The World Bank has approved a $500 million results-based loan programme for state-owned electricity company PT Perusahaan Listrik Negara (PLN) as part of its efforts to help boost the Indonesian economy by providing much-needed infrastructure in parts of Sumatra.
Complementing existing power generation investments on the island, the Power Distribution Development Programme for Results will support the expansion of the distribution network, including more than 40,000 circuit kilometres of distribution lines and some 28,300 transformer units.
Power distribution lines and substations will be built, rehabilitated or upgraded, and customer outage management improved in order to reduce the frequency and duration of service interruptions.
This is the World Bank’s first foray in Indonesia with “results-based” lending- where disbursements would be linked to results rather than expenditure. “The programme can be an example of how to improve the effectiveness and efficiency of their spending in order to achieve better results,” said Joel Maweni, World Bank Energy Adviser and also a Program team leader.
The assessment of PT PLN’s technical, fiduciary, and safeguards systems for Programme delivery was partly funded through grant financing from the Asia Sustainable and Alternative Energy Programme.
The World Bank loan comes after PLN received a $600 million loan from the Asian Development Bank last year, also to carry out major power transmission and distribution system upgrades in Sumatra. This programme also uses the results-based lending approach to financing. This was the first time this approach was used in the energy sector. It was also the first direct loan by an international financial institution to an Indonesian state-owned enterprise with a sovereign guarantee.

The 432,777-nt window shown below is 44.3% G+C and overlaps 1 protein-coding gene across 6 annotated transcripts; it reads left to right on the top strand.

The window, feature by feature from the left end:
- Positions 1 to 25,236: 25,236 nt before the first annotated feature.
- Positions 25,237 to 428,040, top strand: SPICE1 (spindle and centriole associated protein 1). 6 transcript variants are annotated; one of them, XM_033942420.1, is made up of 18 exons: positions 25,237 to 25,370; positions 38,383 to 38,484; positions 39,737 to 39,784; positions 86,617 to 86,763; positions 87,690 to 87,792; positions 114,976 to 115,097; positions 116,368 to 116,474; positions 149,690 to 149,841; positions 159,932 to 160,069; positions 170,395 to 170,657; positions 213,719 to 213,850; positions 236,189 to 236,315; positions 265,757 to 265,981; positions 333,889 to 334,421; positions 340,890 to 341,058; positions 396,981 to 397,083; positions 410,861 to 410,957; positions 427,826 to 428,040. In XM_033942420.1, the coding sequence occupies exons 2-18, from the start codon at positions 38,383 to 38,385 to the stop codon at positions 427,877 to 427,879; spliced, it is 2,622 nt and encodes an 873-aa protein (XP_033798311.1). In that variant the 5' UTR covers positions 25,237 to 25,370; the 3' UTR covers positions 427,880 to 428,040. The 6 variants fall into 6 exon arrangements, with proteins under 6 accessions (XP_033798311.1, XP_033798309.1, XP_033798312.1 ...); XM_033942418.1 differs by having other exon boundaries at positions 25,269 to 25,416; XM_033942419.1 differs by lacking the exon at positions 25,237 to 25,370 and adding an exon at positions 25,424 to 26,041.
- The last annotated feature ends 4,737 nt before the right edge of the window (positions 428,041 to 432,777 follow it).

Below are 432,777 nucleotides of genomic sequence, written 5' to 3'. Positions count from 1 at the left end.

This loan will fund the enhancement of the existing 150kV transmission lines, extension of substations, and the installation of new and upgraded equipment, including switchgears. On the distribution side, work will be carried out to expand and reinforce the medium voltage and low voltage networks, including the installation of distribution transformers, service connections, and customer meter boxes. The programme will also provide capacity building and institutional strengthening for PLN.
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Connecting Indonesia’s millions to the grid
Power Distribution Development Programme for Results has been developed with the aim of bringing electricity to parts of Sumatra that are not yet connected to the national grid. According to the Central Statistics Agency (BPS), Indonesia's population stood at more than 250 million at the end of 2015. While good progress has been made in improving access, still 39 million still do not have proper access to electricity, 9 million of whom live in Sumatra. The programme aims to boost Sumatra island’s electrification ratio to 90%.
"The lack of access to electricity by millions of people in Sumatra has proved a major constraint to the region's economic potential. The Power Distribution Development Programme will help close the infrastructure gap that prevents Indonesia from achieving higher growth," World Bank country director for Indonesia Rodrigo Chaves said.
By getting access to electricity, local residents can improve their productivity and competitiveness, said Dhruva Sahai, a senior analyst at the World Bank as well as one of the programme leaders.
PLN’s grid plans
PLN plans to spend Rp 60 trillion (US$5.24 billion) building power transmission facilities in Sumatra to improve the company's electricity network on the country's largest island which has for years experienced frequent blackouts due to inadequate facilities.
According to Rehan Kausar, Unit Head for Project Administration in ADB’s Southeast Asia Department, the power sector has been expanding in Indonesia but it hasn’t kept pace with increased demand. System reliability and stability have deteriorated, with both Sumatra and Java recently experiencing blackouts.
Kausar says, “PLN has a long-term development programme to strengthen and expand power systems across the country. The loans will certainly go a long way to delivering a sufficient and reliable electricity supply to Sumatra, thereby improving the quality of life and supporting efforts to make the region a major industrial centre.”
Notably Indonesia is one of the top 10 countries in terms of employment in the renewable energy sector and so the loan will also go a long way toward supporting the growth and development of this local industry.